Exeter Airport is the latest UK airport to equip its vehicles with our Airside Incursion Mitigation (AIM) system. Following a successful trial, the AIM system is being installed in all airside vehicles. It will give airport management the ability to view all airfield vehicle activity on screen in real time. The vehicles are also fitted with visible and audible in-cab warnings, triggering when the vehicles approach incursion boundaries.
Using custom maps and high accuracy zoning created specifically for Exeter Airport, the management team can monitor all AIM-equipped vehicles on a screen and can receive alerts when vehicles are speeding, braking harshly or about to enter incursion boundaries.
A low visibility procedure (LVP) mode can be activated during adverse weather conditions at the click of a mouse, ensuring stricter safety operations can be performed and new wider incursion boundaries are used.
A runway incursion is defined as “any occurrence at an aerodrome involving the incorrect presence of an aircraft, vehicle or person on the protected area of a surface designated for the landing and take-off of aircraft”. AIM is designed to reduce these instances and increase airfield safety.
Runway incursions can occur whenever there is a breakdown in communications or situational awareness at an airport. They can be caused by pilots, air traffic controllers, vehicle operators, or people working on an airfield, regardless of their level of training or experience.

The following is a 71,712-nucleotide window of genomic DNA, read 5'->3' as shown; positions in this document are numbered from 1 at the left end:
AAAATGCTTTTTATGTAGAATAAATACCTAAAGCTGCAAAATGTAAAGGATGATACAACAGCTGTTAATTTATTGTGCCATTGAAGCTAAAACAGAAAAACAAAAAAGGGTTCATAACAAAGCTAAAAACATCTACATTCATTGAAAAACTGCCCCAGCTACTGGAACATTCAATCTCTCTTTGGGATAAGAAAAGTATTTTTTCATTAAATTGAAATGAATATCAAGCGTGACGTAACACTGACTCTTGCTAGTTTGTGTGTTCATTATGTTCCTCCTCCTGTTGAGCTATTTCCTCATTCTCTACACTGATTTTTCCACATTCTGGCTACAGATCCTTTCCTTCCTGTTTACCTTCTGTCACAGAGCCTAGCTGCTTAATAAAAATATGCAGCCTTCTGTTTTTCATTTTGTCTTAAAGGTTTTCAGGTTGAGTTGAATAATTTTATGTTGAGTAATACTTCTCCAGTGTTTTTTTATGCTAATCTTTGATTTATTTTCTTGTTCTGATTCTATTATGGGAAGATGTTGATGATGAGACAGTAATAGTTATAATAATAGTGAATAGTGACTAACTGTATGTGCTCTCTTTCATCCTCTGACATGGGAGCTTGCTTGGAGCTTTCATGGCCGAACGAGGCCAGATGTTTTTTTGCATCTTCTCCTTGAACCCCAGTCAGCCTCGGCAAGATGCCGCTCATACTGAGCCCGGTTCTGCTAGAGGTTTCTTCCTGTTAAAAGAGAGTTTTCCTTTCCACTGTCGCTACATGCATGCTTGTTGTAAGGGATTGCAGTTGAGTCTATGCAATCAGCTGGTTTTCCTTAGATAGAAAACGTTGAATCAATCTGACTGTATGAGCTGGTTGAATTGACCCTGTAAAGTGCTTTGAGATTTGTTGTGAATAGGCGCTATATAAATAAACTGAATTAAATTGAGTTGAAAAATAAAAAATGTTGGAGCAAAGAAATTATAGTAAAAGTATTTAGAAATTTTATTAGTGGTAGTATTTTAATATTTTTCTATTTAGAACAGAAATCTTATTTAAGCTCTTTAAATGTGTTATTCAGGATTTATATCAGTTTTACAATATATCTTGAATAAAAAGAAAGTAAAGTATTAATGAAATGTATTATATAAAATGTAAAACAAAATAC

The AIM system provides airports with a full suite of alerts, alarms and reports that highlights potentially dangerous activities. It also verifies compliance checks and provides the CAA inspectors with full visual playback along with a download of the airside fleet inspection and maintenance activity.
Our CEO Andrew Johnson said: “We’re delighted that Exeter Airport (who are part of the Regional & City Airports Group) have decided go ahead with a full installation of the AIM system following a successful trial. Runway incursions can lead to serious accidents so it’s great to see airports taking steps to reduce the likelihood of such incidents occurring.”
Exeter Airport started their trial in July 2018 and are planning to install the AIM system in across their airside vehicle fleet.
During the trial, we worked with the airport to customise the user interface for the airports particular requirements and the demonstration offered to the management team enabled them to amend their own airside geofence zones to suit their needs.
Exeter Airport has joined Doncaster Sheffield and Durham Tees Valley as the latest UK airport to adopt the AIM system. It’s also currently in advanced trials at Cork and East Midlands airports.